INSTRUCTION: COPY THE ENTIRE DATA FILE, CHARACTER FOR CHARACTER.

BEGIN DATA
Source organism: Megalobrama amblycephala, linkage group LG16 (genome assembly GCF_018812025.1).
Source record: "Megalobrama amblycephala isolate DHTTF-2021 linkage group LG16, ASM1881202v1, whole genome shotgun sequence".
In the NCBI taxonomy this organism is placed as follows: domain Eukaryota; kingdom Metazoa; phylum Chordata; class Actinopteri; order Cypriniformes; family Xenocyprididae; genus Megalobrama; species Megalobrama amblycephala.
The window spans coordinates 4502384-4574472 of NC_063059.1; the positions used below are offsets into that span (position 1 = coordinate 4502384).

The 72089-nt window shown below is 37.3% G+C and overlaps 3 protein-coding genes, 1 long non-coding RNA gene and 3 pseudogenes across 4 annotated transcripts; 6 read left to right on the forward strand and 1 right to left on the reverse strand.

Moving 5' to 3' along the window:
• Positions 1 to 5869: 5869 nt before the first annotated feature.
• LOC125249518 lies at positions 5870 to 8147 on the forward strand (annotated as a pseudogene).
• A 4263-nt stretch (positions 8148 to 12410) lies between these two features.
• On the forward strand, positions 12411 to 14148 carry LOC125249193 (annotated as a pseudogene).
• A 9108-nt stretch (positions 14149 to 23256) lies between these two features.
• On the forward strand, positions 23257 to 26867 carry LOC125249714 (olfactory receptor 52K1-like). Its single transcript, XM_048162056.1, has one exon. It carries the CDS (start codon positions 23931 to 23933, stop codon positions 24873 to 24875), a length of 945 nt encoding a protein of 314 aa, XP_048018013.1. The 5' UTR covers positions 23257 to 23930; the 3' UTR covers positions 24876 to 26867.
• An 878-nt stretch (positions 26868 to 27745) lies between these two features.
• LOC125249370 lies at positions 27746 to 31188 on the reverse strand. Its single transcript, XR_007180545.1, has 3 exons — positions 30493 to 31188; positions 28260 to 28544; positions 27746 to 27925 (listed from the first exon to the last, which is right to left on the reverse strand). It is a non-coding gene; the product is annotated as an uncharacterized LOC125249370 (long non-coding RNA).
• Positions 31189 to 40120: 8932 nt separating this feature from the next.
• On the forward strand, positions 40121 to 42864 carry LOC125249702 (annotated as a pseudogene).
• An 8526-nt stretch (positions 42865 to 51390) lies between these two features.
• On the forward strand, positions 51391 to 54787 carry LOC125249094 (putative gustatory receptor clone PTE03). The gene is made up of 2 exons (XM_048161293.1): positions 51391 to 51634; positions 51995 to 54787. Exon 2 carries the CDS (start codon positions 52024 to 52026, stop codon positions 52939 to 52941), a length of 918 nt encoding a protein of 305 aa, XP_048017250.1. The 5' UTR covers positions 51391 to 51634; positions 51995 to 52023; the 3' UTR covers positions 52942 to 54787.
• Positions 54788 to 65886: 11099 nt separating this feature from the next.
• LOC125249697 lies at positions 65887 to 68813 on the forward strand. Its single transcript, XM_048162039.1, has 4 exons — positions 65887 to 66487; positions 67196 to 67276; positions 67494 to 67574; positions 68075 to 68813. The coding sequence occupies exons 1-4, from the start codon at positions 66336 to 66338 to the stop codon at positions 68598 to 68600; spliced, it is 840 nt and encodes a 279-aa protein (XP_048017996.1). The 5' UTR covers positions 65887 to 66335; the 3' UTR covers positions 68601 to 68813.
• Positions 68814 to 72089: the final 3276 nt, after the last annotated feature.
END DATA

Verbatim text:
Source organism: Megalobrama amblycephala, linkage group LG16 (genome assembly GCF_018812025.1).
Source record: "Megalobrama amblycephala isolate DHTTF-2021 linkage group LG16, ASM1881202v1, whole genome shotgun sequence".
In the NCBI taxonomy this organism is placed as follows: domain Eukaryota; kingdom Metazoa; phylum Chordata; class Actinopteri; order Cypriniformes; family Xenocyprididae; genus Megalobrama; species Megalobrama amblycephala.
The window spans coordinates 4502384-4574472 of NC_063059.1; the positions used below are offsets into that span (position 1 = coordinate 4502384).

The 72089-nt window shown below is 37.3% G+C and overlaps 3 protein-coding genes, 1 long non-coding RNA gene and 3 pseudogenes across 4 annotated transcripts; 6 read left to right on the forward strand and 1 right to left on the reverse strand.

Moving 5' to 3' along the window:
• Positions 1 to 5869: 5869 nt before the first annotated feature.
• LOC125249518 lies at positions 5870 to 8147 on the forward strand (annotated as a pseudogene).
• A 4263-nt stretch (positions 8148 to 12410) lies between these two features.
• On the forward strand, positions 12411 to 14148 carry LOC125249193 (annotated as a pseudogene).
• A 9108-nt stretch (positions 14149 to 23256) lies between these two features.
• On the forward strand, positions 23257 to 26867 carry LOC125249714 (olfactory receptor 52K1-like). Its single transcript, XM_048162056.1, has one exon. It carries the CDS (start codon positions 23931 to 23933, stop codon positions 24873 to 24875), a length of 945 nt encoding a protein of 314 aa, XP_048018013.1. The 5' UTR covers positions 23257 to 23930; the 3' UTR covers positions 24876 to 26867.
• An 878-nt stretch (positions 26868 to 27745) lies between these two features.
• LOC125249370 lies at positions 27746 to 31188 on the reverse strand. Its single transcript, XR_007180545.1, has 3 exons — positions 30493 to 31188; positions 28260 to 28544; positions 27746 to 27925 (listed from the first exon to the last, which is right to left on the reverse strand). It is a non-coding gene; the product is annotated as an uncharacterized LOC125249370 (long non-coding RNA).
• Positions 31189 to 40120: 8932 nt separating this feature from the next.
• On the forward strand, positions 40121 to 42864 carry LOC125249702 (annotated as a pseudogene).
• An 8526-nt stretch (positions 42865 to 51390) lies between these two features.
• On the forward strand, positions 51391 to 54787 carry LOC125249094 (putative gustatory receptor clone PTE03). The gene is made up of 2 exons (XM_048161293.1): positions 51391 to 51634; positions 51995 to 54787. Exon 2 carries the CDS (start codon positions 52024 to 52026, stop codon positions 52939 to 52941), a length of 918 nt encoding a protein of 305 aa, XP_048017250.1. The 5' UTR covers positions 51391 to 51634; positions 51995 to 52023; the 3' UTR covers positions 52942 to 54787.
• Positions 54788 to 65886: 11099 nt separating this feature from the next.
• LOC125249697 lies at positions 65887 to 68813 on the forward strand. Its single transcript, XM_048162039.1, has 4 exons — positions 65887 to 66487; positions 67196 to 67276; positions 67494 to 67574; positions 68075 to 68813. The coding sequence occupies exons 1-4, from the start codon at positions 66336 to 66338 to the stop codon at positions 68598 to 68600; spliced, it is 840 nt and encodes a 279-aa protein (XP_048017996.1). The 5' UTR covers positions 65887 to 66335; the 3' UTR covers positions 68601 to 68813.
• Positions 68814 to 72089: the final 3276 nt, after the last annotated feature.